Insofar as the plot is concerned, young New York hustler Pharus is offered a golden chance to escape his increasingly tricky situation when an unexpected offer from his unknown English Great-Aunt Marian to run a new modelling agency as part of her PR firm comes through. So he crosses the ocean and make a good impression but ends up finding he is best at what he knows and so the model agency becomes a cover for a prostitution racket. But his cousin Valentina, heir presumptive to the business, is not happy with the new arrival and the threat he poses, so she sets about trying to uncover his murky past whilst trying to work her PR spin on a children’s film star who has gone seriously off the rails. Continue reading “Review: American Trade, RSC at Hampstead Theatre”
“If love be rough with you, be rough with love”
So having managed to stand through King Lear and partake of a lovely dinner, the evening saw a second visit to Rupert Goold’s highly entertaining Romeo & Juliet. I haven’t got a huge amount to say about this that I didn’t already say in my original review, it really is as fresh and exciting an interpretation of this play that you will ever see, it feels like it could have been written yesterday, so persuasive is the pulsing heart of this production with its innovative immediacy.
I’d actually decided not to see the show again when it came to the Roundhouse in the winter as I thought I didn’t want my happy memories of seeing it at the Courtyard to be affected. But talking to people who did go persuaded me it might be a good thing and I am so glad that I did go again as I felt the production has matured into something richer and stronger. And knowing what the directorial flourishes were meant that I was able to focus more elsewhere, on the subtleties, the little touches that passed me by and enjoying the sheer quality of the performances, especially from the great seats we forked out for, on the front row of the circle facing the stage. Continue reading “Re-review: Romeo & Juliet, Royal Shakespeare Theatre”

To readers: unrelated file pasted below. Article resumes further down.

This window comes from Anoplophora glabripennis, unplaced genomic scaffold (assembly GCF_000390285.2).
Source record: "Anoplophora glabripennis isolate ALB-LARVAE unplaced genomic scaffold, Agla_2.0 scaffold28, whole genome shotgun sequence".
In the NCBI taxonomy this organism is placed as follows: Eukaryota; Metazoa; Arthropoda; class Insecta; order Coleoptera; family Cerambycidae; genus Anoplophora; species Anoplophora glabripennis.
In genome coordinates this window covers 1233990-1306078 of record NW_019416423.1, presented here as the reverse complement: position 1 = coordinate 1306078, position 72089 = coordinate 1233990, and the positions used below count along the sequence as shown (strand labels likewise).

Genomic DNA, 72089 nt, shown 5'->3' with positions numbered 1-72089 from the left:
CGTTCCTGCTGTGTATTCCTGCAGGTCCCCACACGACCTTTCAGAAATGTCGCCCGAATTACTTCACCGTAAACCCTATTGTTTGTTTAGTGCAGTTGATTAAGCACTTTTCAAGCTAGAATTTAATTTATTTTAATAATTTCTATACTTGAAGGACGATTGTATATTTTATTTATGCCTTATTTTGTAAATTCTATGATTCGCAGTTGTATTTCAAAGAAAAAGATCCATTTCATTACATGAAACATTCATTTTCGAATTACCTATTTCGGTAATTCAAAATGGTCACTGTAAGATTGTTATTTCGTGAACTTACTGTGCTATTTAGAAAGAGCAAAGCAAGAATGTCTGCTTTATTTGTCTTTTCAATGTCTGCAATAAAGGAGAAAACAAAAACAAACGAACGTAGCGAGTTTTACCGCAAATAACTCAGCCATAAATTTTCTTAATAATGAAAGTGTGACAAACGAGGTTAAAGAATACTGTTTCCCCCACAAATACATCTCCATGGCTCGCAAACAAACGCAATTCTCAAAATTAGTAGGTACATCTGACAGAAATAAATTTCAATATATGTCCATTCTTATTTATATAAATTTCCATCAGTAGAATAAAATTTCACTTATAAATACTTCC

“…the fearful passage of their death-mark’d love”
Rupert Goold’s production of Romeo and Juliet at the Courtyard in Stratford marks his first foray there since 2006, now he’s an Associate Director and directs a well-established ensemble here at the RSC in tale of a Montague and Capulet whose love for each other in a hostile world defies a long-held bloody family feud with the most tragic of consequences.
Mariah Gale and Sam Troughton may seem like unconventional casting, but they work perfectly together as Juliet and Romeo. She’s a sulky teenager, rebelling at the marital fait accompli presented to her by her overbearing father (a terrifyingly chilling Richard Katz); he’s a hooded brooding soul, initially almost nerdily obsessed with Rosaline, both alone in their respective tribes but their first meeting awakens something deep inside of both of them and their chemistry together is just electric. He comes to life, dancing jigs of ecstatic joy, and she becomes alive to the possibilities of romantic and indeed sexual fulfilment. We never forget though that their’s is a tragic story, and Gale in particular is painfully strong in displaying the deepening realisation that their situation is not one that is tenable. Continue reading “Review: Romeo and Juliet, Courtyard Theatre Stratford”